IRENE KOPELMAN, BETWEEN ART AND SCIENCE
In LABOR Mexican gallery (Miguel Hidalgo 11830, Mexico City), the conceptual artist Irene Kopelman (Córdoba, Argentina, 1974) presents Puntos Cardinales (Cardinal Points) until June 5. After two years of research work around the Argentine ecosystems, Kopelman developed this exhaustive project focused on the social and ecological relationships of landscape.
The starting point of Puntos Cardinales was a conversation at the Museum of Latin American Art in Buenos Aires (MALBA) between the Spanish curator Agustín Pérez Rubio –artistic director of the museum at that time- and the artist as part of a homonymous exhibition at the Argentine museum. The exhibition at LABOR was conceived, in this way, as a dialogue: on the one hand, the vision of specialists -scientists-; on the other, the view of Kopelman. Thus, the scientific sphere merges with the sphere of art. From the objectifying field, to the field where the sacrifice of rigor gives place to the cultural object. A specialty of the Argentine artist who, throughout her career, has positioned herself on that dividing line that separates both study fields.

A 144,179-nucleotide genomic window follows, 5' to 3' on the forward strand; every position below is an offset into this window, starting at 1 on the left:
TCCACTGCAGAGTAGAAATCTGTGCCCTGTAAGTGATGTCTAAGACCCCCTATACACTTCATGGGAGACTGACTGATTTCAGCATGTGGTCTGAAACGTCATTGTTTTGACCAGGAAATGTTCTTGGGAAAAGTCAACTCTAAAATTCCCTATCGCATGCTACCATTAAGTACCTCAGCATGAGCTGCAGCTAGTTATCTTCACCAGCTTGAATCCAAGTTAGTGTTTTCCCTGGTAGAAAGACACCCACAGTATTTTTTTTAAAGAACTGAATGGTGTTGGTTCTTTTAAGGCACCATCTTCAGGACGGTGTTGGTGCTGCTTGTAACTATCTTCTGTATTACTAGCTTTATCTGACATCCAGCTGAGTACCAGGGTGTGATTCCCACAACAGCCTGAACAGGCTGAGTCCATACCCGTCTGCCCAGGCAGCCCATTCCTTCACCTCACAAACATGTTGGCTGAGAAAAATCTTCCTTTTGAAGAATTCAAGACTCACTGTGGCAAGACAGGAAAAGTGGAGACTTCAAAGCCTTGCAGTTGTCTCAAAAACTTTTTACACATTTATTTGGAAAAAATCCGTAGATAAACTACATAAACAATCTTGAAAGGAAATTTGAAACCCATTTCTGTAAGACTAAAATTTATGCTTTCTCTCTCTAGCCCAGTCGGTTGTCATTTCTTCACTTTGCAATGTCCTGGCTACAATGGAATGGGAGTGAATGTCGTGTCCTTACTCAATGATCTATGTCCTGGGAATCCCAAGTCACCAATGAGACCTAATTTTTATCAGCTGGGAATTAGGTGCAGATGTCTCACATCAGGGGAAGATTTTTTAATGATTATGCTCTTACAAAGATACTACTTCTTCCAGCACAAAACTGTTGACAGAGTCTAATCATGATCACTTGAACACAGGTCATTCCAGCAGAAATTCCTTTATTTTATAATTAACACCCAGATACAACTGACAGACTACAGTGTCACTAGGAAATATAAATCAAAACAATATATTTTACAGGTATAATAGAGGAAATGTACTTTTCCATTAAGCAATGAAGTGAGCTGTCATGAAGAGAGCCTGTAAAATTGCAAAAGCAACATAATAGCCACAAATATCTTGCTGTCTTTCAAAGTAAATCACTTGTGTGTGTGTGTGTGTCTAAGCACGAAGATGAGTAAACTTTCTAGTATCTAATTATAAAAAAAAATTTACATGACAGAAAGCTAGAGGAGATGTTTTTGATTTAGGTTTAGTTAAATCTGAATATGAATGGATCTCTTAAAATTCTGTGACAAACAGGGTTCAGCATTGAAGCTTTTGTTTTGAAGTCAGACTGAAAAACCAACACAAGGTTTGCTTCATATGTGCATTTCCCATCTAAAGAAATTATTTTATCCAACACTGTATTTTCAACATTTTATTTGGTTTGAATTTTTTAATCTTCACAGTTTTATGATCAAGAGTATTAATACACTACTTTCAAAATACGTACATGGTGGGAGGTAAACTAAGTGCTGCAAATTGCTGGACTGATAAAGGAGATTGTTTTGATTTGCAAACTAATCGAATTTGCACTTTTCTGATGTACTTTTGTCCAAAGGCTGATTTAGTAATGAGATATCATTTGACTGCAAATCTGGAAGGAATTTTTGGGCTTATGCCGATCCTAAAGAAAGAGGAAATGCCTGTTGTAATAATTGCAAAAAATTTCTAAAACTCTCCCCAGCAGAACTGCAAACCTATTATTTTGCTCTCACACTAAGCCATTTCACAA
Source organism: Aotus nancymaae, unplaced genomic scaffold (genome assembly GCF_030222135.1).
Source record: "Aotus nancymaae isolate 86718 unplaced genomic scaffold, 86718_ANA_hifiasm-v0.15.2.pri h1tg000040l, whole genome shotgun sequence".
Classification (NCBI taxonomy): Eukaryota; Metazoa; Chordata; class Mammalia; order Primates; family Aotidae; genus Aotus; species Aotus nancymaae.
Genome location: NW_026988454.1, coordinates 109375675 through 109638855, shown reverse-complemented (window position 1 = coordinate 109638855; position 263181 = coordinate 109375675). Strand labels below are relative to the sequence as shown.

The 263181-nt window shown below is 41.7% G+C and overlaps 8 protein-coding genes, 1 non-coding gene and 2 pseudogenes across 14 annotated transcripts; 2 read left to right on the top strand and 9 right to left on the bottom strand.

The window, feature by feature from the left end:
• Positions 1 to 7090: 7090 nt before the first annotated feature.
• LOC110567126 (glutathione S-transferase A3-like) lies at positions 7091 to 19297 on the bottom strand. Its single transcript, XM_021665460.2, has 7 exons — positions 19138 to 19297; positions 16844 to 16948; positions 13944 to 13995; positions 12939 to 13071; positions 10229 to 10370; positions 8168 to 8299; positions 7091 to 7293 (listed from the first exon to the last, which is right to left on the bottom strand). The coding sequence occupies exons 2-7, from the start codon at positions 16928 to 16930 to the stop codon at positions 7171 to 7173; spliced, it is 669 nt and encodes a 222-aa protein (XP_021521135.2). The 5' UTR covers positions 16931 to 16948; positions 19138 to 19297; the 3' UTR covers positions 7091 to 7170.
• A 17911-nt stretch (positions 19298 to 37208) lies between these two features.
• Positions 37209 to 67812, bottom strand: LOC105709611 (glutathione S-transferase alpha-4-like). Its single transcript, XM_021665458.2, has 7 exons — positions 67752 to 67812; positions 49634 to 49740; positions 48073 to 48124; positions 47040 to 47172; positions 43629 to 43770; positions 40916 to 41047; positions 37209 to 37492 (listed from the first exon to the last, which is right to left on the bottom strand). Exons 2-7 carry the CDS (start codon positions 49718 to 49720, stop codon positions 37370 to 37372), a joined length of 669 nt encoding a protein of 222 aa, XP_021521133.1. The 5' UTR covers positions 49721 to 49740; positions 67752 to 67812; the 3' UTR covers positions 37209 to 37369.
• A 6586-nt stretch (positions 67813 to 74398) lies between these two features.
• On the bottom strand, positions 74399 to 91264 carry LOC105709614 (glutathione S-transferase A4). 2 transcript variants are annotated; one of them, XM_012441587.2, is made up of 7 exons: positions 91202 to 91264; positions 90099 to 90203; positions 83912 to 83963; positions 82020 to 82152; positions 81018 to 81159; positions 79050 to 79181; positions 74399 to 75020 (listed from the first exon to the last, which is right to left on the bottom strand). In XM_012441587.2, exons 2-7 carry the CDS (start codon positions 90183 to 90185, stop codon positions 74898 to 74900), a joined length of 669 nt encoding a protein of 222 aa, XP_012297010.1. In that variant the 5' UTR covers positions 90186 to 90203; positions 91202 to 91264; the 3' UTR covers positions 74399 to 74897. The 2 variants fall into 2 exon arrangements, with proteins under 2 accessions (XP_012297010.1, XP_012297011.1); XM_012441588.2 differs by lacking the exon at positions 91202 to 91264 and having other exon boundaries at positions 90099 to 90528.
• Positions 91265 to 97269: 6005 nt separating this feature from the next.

For Puntos Cardinales production, Irene Kopelman incorporated scientific methodologies, convened a group of researchers and collaborators, and developed campaigns in conjunction with scientific groups. The project focused on the territories of the Pampa de Achala, in the Cordoba’s mountain ranges, to work around invasive species and garbage. In addition, Kopelman investigated the floral ecology of the Litoral (region occupied by the province of Entre Ríos and the province of Corrientes), participated in studies in the laboratories of marine biology of the Marine Biology Institute of Marine Organisms of Puerto Madryn (province of Chubut), and traveled through San Juan province territory - the so-called “red landscape” -with geologists and paleontologists of the Center for Research in Earth Sciences collecting materials for later paintings.
The result, an artwork that is constituted as a sort of compendium, or approximation, of the natural sciences to the poetic-visual discourse. It is within this exhaustive and hybrid record -it comes from fields as diverse as ecology, biology, geology and paleontology- that Kopelman constructs the artistic story that addresses all these themes and, simultaneously, creates new perspectives from the four cardinal points.